Prolongación del tiempo QT
Eventos adversos de medicamentos
Variantes ✨Para la evaluación computacionalmente intensiva de las variantes, elija la suscripción estándar paga.
Explicaciones de las sustancias para pacientes.
No existen advertencias adicionales para la combinación de abarelix y clomipramina. Consulte también la información especializada pertinente.
Los cambios informados en la exposición corresponden a los cambios en la curva de concentración plasmática-tiempo [ AUC ]. No esperamos ningún cambio en la exposición a abarelix, cuando se combina con clomipramina (100%). No esperamos ningún cambio en la exposición a clomipramina, cuando se combina con abarelix (100%).
Los parámetros farmacocinéticos de la población media se utilizan como punto de partida para calcular los cambios individuales en la exposición debidos a las interacciones.
Se desconoce la biodisponibilidad de la abarelix. La vida media terminal [ t12 ] es relativamente extensa a las 316.8 horas y los niveles plasmáticos constantes [ Css ] sólo se alcanzan después de más de 1267.2 horas. La unión a proteínas [ Pb ] es 100 % fuerte. Actualmente, se sigue trabajando en el metabolismo por citocromos.
La clomipramina tiene una biodisponibilidad oral media [ F ] del 100 %, por lo que los niveles plasmáticos máximos [Cmax] tienden a cambiar con una interacción. La unión a proteínas [ Pb ] es 100 % fuerte. El metabolismo tiene lugar a través de CYP1A2, CYP2C19, CYP2D6 y CYP3A4, entre otros.
|Efectos serotoninérgicos a||2||Ø||++|
Recomendación: Como medida de precaución, se deben tener en cuenta los síntomas de sobreestimulación serotoninérgica, especialmente después de aumentar la dosis y en dosis en el rango terapéutico superior.
Clasificación: La clomipramina modula el sistema serotoninérgico en un grado moderado. El riesgo de síndrome serotoninérgico se puede clasificar como bajo con este medicamento si la dosis se encuentra en el rango habitual. Según nuestro conocimiento, la abarelix no aumenta la actividad serotoninérgica.
|Kiesel & Durán b||3||Ø||+++|
Recomendación: Como precaución, se debe prestar atención a los síntomas anticolinérgicos, especialmente después de aumentar la dosis y en dosis en el rango terapéutico superior.
Clasificación: La clomipramina aumenta en gran medida la actividad anticolinérgica. Según nuestro conocimiento, la abarelix no aumenta la actividad anticolinérgica.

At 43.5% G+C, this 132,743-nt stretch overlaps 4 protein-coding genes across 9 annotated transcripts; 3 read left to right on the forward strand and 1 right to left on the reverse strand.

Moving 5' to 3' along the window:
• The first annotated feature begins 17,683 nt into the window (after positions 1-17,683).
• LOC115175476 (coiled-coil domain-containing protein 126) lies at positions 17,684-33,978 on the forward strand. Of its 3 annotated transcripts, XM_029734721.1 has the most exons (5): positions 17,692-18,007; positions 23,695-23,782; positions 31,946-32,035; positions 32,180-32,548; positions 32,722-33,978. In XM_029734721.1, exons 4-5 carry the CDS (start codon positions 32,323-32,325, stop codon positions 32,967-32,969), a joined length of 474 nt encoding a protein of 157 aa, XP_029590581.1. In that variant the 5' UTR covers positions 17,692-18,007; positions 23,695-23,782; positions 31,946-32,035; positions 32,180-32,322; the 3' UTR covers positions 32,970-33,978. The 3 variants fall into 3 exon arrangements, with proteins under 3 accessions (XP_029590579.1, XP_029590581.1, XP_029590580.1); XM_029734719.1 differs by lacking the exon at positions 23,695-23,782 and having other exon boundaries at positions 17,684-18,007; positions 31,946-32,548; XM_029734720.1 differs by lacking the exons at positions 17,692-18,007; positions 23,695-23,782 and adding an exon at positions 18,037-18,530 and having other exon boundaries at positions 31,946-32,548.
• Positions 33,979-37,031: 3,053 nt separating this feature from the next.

Prolongación del tiempo QT
Clasificación: En combinación, la abarelix y la clomipramina pueden desencadenar potencialmente arritmias ventriculares del tipo torsades de pointes.
Efectos adversos generales
|Efectos secundarios||∑ frecuencia||aba||clo|
|Dolor de cabeza||40.0 %||n.a.||40.0|
|Eyaculación anormal||24.0 %||n.a.||24.0|
|Disfunción eréctil||20.0 %||n.a.||20.0|
Insomnio (18%): clomipramina
Mioclono (7.5%): clomipramina
Dispepsia (17.5%): clomipramina
Pérdida de apetito (17%): clomipramina
Diarrea (10%): clomipramina
Nasofaringitis (14%): clomipramina
Mialgia (13%): clomipramina
Visión borrosa (12.5%): clomipramina
Taquicardia (11%): clomipramina
Hipotensión ortostática (5%): clomipramina
Síncope (2%): clomipramina
Paro cardiaco: clomipramina
Aumento de peso (11%): clomipramina
Sintiéndose nervioso (11%): clomipramina
Con base en sus respuestas e información científica, evaluamos el riesgo individual de efectos secundarios adversos. Estas recomendaciones están destinadas a asesorar a los profesionales y no sustituyen la consulta con un médico. En la versión de prueba restringida (alfa), el riesgo de todas las sustancias aún no se ha evaluado de manera concluyente.
Abstract: The influence of the sparteine and the S-mephenytoin oxidation polymorphisms on the kinetics of clomipramine were investigated in 25 healthy volunteers: 10 extensive metabolizers of sparteine and mephenytoin (EMs/EMm), nine poor metabolizers of sparteine and extensive metabolizers of mephenytoin (PMs/EMm), five extensive metabolizers of sparteine and poor metabolizers of mephenytoin (EMs/PMm), and one poor metabolizer of sparteine and mephenytoin (PMs/PMm). A single oral dose of 100 mg clomipramine hydrochloride was given to each subject after an overnight fast. Serum and urine levels of clomipramine and its metabolites were monitored after 1, 2, 3, 4, 6, 8, 11, 14, 24, 36, 48, and 96 hours. Additional serum was monitored after 6, 9, 12, and 15 days in the poor metabolizers. 2-Hydroxyclomipramine was undetectable in most subjects before enzymatic hydrolysis of serum and urine. The total median clearance of clomipramine was 99 L.hr-1 (range, 68 to 210) in the EMs/EMm subjects, 56 L.hr-1 (range, 37 to 183) in the PMs/EMm subjects, 66 L.hr-1 (range, 37 to 89) in the EMs/PMm subjects, and 43 L.hr-1 in the PMs/PMm subject. It was significantly lower in PMs/EMm and EMs/PMm subjects compared with EMs/EMm subjects (p = 0.006 and 0.028, respectively; Mann-Whitney). In addition, the formation clearance of 2-hydroxyclomipramine and the hydroxylation indexes were significantly lower in PMs/EMm subjects, as was the demethylation index in EMs/PMm subjects compared with EMs/EMm subjects. Our data thus provide evidence that the 2- and 8-hydroxylation of clomipramine are catalyzed by CYP2D6 and that the N-demethylation is catalyzed in part by CYP2C.